Malkovich Makes A 'Changeling'

John MalkovichReporting by Jessica Goebel

Being John Malkovich must be anything but dull. With a slew of movies slated to premiere next year, one might wonder if John Malkovich is to 2008 as Jude Law was to 2004. In case it's been a while since you took the SAT, suffice it to say that the actor already has half a dozen films in the works, and shows no signs of slowing down.

"At the moment I'm doing Clint Eastwood's new film called 'The Changeling,'" the prolific actor said, sparing one of his few free moments to fill us in. "It's set in 1920's Los Angeles and Angelina [Jolie] plays a mother whose child disappears," Malkovich explained. "I play a pastor who tries to help her get her child back -- or at least find out what happened."

Based on true events, "Changeling" tells the story of a distraught woman whose recovery of her child takes a dark turn when she realizes that the LAPD may have returned what wasn't hers. Eastwood's film will use the case as a jumping-off point for a tale of scandal and corruption during the early days of Los Angeles law enforcement.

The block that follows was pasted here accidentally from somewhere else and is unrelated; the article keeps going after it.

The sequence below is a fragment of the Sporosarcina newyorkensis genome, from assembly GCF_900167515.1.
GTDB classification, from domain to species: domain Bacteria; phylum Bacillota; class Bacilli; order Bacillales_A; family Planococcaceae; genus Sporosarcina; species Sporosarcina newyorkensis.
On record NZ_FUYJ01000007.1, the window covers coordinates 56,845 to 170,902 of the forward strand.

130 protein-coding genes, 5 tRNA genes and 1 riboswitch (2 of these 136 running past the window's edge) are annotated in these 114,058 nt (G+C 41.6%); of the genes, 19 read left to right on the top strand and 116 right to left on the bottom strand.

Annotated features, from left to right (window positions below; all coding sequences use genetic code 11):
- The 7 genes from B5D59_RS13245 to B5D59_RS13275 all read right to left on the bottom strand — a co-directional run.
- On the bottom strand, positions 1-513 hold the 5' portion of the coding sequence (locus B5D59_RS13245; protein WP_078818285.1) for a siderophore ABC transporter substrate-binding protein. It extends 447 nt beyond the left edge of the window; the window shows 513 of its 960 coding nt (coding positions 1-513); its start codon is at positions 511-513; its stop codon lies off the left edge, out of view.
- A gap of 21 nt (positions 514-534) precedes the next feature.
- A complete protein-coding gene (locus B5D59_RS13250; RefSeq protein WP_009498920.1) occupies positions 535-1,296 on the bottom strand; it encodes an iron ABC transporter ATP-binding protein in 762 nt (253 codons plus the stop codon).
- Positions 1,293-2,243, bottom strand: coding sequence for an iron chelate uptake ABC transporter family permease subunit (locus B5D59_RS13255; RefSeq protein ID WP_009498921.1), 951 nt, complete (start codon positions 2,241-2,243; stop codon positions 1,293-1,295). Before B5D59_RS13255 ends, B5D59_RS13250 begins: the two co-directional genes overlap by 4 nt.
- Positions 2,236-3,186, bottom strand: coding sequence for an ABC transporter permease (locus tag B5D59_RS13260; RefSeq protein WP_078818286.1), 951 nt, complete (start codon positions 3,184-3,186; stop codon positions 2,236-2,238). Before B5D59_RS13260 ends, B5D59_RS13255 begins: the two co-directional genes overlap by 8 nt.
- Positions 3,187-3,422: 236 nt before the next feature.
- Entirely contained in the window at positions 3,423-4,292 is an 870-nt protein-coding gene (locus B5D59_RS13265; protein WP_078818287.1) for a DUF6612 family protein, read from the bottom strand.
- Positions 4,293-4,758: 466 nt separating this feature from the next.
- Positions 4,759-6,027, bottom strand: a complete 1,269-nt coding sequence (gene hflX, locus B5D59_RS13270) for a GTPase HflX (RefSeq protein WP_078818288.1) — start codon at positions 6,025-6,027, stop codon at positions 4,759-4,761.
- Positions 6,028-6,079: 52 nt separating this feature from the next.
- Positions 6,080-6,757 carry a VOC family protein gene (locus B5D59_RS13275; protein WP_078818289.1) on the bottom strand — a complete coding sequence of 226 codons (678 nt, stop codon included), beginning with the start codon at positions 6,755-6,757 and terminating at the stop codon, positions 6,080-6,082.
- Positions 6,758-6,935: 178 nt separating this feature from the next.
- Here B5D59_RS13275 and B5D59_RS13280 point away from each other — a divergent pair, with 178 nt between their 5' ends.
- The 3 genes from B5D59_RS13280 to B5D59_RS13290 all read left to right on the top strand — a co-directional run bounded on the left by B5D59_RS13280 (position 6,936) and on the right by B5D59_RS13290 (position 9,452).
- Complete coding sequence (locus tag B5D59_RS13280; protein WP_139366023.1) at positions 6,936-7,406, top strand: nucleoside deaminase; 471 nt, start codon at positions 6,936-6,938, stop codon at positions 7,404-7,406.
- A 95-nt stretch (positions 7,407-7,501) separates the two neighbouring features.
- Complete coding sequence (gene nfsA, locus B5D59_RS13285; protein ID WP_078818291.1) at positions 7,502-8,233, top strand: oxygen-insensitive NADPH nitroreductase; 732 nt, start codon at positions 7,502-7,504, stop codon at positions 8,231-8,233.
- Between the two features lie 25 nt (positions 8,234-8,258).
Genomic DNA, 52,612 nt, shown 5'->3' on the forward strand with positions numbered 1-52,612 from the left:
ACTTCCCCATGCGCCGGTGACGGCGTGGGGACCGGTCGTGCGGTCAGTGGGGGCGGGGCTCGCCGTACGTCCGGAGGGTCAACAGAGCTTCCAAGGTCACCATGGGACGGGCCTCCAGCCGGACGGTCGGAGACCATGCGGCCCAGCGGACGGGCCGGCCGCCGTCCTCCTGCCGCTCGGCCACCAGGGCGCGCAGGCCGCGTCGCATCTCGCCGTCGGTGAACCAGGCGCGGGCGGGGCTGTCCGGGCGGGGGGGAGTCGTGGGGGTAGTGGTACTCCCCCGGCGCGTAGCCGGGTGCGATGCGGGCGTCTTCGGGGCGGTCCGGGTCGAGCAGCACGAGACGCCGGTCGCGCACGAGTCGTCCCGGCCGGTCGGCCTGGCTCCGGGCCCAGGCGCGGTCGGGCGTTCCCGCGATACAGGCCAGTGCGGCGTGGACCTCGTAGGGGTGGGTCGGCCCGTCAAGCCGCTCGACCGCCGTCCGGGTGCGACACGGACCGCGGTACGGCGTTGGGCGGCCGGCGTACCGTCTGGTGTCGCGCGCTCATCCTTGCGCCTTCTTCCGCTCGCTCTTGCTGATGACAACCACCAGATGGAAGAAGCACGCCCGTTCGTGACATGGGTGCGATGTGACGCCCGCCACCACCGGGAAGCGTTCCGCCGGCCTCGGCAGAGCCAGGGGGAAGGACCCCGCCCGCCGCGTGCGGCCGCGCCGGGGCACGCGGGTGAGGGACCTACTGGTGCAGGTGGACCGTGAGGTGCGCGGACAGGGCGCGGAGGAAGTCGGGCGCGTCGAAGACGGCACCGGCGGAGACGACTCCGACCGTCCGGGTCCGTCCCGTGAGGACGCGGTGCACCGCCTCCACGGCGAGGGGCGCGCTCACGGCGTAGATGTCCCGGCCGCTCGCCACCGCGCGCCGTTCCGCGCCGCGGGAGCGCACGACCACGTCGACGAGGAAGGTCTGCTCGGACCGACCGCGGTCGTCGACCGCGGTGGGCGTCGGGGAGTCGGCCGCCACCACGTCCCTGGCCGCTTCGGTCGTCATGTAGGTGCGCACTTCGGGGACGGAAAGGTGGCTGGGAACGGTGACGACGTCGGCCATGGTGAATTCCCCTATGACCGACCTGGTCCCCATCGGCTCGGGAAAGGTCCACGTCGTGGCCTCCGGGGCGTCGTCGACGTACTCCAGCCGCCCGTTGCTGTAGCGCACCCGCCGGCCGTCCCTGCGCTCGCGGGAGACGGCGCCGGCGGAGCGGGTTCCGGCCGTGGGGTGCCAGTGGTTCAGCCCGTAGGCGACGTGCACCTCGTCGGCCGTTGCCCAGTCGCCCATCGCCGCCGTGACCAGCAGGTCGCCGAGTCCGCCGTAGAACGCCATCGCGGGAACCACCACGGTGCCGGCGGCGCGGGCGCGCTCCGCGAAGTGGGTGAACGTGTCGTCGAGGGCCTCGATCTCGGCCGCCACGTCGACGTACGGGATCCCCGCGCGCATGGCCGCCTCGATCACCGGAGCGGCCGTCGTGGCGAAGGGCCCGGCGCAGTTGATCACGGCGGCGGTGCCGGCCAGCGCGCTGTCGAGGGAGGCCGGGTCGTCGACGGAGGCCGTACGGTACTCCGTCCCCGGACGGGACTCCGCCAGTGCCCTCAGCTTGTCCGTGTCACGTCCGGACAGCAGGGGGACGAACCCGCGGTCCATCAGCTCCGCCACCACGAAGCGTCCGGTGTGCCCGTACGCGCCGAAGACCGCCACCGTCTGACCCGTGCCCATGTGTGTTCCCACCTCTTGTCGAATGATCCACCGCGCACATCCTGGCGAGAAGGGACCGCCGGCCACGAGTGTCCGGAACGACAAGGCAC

"I acted with [Clint Eastwood] many years ago," Malkovich reminded us, referring to 1993's "In the Line of Fire," which earned the "Beowulf" star an Oscar nod for playing an adversary opposite Eastwood's Secret Service agent.

For "Changeling," however, Eastwood will stay behind the camera -- a place that has suited him extremely well with recent hits like "Mystic River," "Million Dollar Baby," and, most recently, "Letters from Iwo Jima." But did Malkovich take to taking direction from his former co-star? "I found it delightful," the actor affirmed.

"[Eastwood] sort of redefines economical," Malkovich mused on the legendary "Dirty Harry" icon's famously minimal directing methods. "He doesn't say 'action,' he doesn't say 'cut' -- he doesn't say much, really. He's fairly quiet," Malkovich elaborated.

Eastwood's on-set reticence meets no resistance from Malkovich: "Some [directors] -- like Clint Eastwood or Woody Allen -- don't really like to be tortured by a million questions. They hire you, and they figure you know what to do, and you should do it."

Grinning, Malkovich added: "And that's fine by me."